The advent of live 1st XV coverage hasn't so much changed the nature of the 1A competition as fast-track it down a path it was already on.
The regular presence of Sky's TV cameras has added to the hype - boosted the prestige of the competition and helped strengthen the perception that schoolboy rugby in Auckland is professional in every way bar the direct payment of the players.
That much was inevitable when Sky decided to begin regular live 1st XV coverage in 2009. Former cricket legend Martin Crowe was Sky's driver into the unprecedented territory of regular live schoolboy broadcasts and it was his ethos that if it was worth doing, it was worth doing properly.
"That's why we dress our presenters/commentators in suits and we don't want the whole thing looking like a joke," says Sky's director of 1st XV rugby, Andrew Hawthorn. "Everything we do in our schools coverage is at a similar level to our ITM Cup coverage in terms of the presentation and the number of cameras we have.
It's our feedback and impression that the schools want this."
Certainly the boys want it. They now have the opportunity to play not only in front of their friends, family and peers - but a nationwide audience as well. Seeing regular promotions for 1st XV on Sky amid Super 15 and All Black coverage inevitably heightens interest and the sense of occasion when games are televised.
"Of course, you have to talk to the boys about it. It's not like it's nothing," says Mt Albert Grammar 1st XV skipper Josh Goodhue. "There's going to be a bigger crowd than usual, and the cameras. It's going to play a part, but it's about how you deal with it. We talk individually about it without the coaches, just looking at what we expect from each other and no one trying to show off."
And for those boys who want to try to forge a professional career, they now have increased opportunity to be spotted.
Those boys who play well in a televised game can suddenly come on to the radar of a range of talent scouts. Even All Black coach Steve Hansen says he watches the occasional schoolboy game on TV just to keep a loose handle on who is on the scene.
Coaches, player agents and parents all say that the boys are aware of what playing well on TV can mean - aware now that if the cameras are there, a big performance can be potentially life-changing.
It's not uncommon for some boys to be contacted by player agents, NRL scouts and high performance managers at provincial unions immediately after they have starred on TV. The battle for talent is fierce and those in the business of recruitment know that delay can be disastrous.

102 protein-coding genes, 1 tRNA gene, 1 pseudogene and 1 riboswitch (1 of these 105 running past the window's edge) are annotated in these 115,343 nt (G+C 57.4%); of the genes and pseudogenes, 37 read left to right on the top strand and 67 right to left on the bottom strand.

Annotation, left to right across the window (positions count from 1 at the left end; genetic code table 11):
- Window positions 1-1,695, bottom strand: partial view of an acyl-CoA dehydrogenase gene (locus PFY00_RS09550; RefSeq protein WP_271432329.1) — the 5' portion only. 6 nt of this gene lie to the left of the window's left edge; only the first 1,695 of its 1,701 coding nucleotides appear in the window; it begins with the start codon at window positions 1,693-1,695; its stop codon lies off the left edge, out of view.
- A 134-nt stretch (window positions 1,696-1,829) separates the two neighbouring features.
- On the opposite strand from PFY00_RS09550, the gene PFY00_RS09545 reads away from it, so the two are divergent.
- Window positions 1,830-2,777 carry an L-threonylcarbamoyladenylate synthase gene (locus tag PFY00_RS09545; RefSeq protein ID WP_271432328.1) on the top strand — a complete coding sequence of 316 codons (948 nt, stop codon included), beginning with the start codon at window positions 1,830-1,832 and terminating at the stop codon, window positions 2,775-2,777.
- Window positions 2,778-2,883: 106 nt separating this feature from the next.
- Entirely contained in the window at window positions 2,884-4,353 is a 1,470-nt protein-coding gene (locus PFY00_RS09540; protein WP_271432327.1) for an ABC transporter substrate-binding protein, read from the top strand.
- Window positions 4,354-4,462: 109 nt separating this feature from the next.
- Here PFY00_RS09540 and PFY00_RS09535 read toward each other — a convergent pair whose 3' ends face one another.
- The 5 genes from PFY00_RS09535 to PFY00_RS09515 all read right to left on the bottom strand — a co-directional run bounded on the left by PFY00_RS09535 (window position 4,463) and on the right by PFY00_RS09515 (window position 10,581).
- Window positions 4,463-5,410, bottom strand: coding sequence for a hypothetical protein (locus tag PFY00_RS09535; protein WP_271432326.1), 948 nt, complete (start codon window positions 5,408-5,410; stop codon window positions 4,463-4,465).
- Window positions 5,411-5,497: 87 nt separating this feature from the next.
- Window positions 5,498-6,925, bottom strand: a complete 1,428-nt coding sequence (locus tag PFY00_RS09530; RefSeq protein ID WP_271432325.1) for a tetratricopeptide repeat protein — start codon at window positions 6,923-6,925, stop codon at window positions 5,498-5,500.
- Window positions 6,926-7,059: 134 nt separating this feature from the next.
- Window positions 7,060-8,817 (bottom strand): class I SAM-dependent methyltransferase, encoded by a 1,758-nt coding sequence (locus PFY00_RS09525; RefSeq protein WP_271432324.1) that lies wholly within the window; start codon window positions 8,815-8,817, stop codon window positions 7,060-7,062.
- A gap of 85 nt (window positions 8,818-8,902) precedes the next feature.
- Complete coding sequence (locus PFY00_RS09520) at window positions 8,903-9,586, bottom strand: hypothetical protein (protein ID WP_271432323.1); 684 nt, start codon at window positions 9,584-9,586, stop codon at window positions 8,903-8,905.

This progression towards pseudo-professional rugby in the 1A competition was arguably well under way before Sky committed to live broadcasts. Their involvement is seen more as an inevitable conclusion rather than as the catalyst.
The original decision to get involved carried a significant element of commercial risk. The potential audience was unknown yet there was obviously some confidence that the venture would be well supported. Old boy networks are famously strong - particularly in Auckland - and Sky, without saying as much, obviously gambled that it could make 1st XV rugby work financially because of the ties many former pupils feel to their respective alma maters.
Sky won't detail subscription or viewership figures but director of sport Richard Last says: "I'm really happy with the way college rugby has been covered on Sky and it is really encouraging and pleasing to see increased interest in these great matches ... College rugby has been a great success for the Rugby Channel and Sky."
Yet while the venture has been a success commercially, Sky's interest in schoolboy rugby is not about endorsing the culture of winningat all costs.
Some of the historic schoolboy rivalries are integral components of New Zealand rugby, and probably wider, social culture. The likes of the King's College versus Auckland Grammar game; the Polson banner game between Palmerston North Boys' High and Napier Boys' High; Southland Boys' v Otago Boys'; Christchurch Boys' v St Bede's College - these games are high impact in their local communities. They provide lifelong memories for those lucky enough to play in them, and that, says Hawthorn, is the real attraction of covering 1st XV.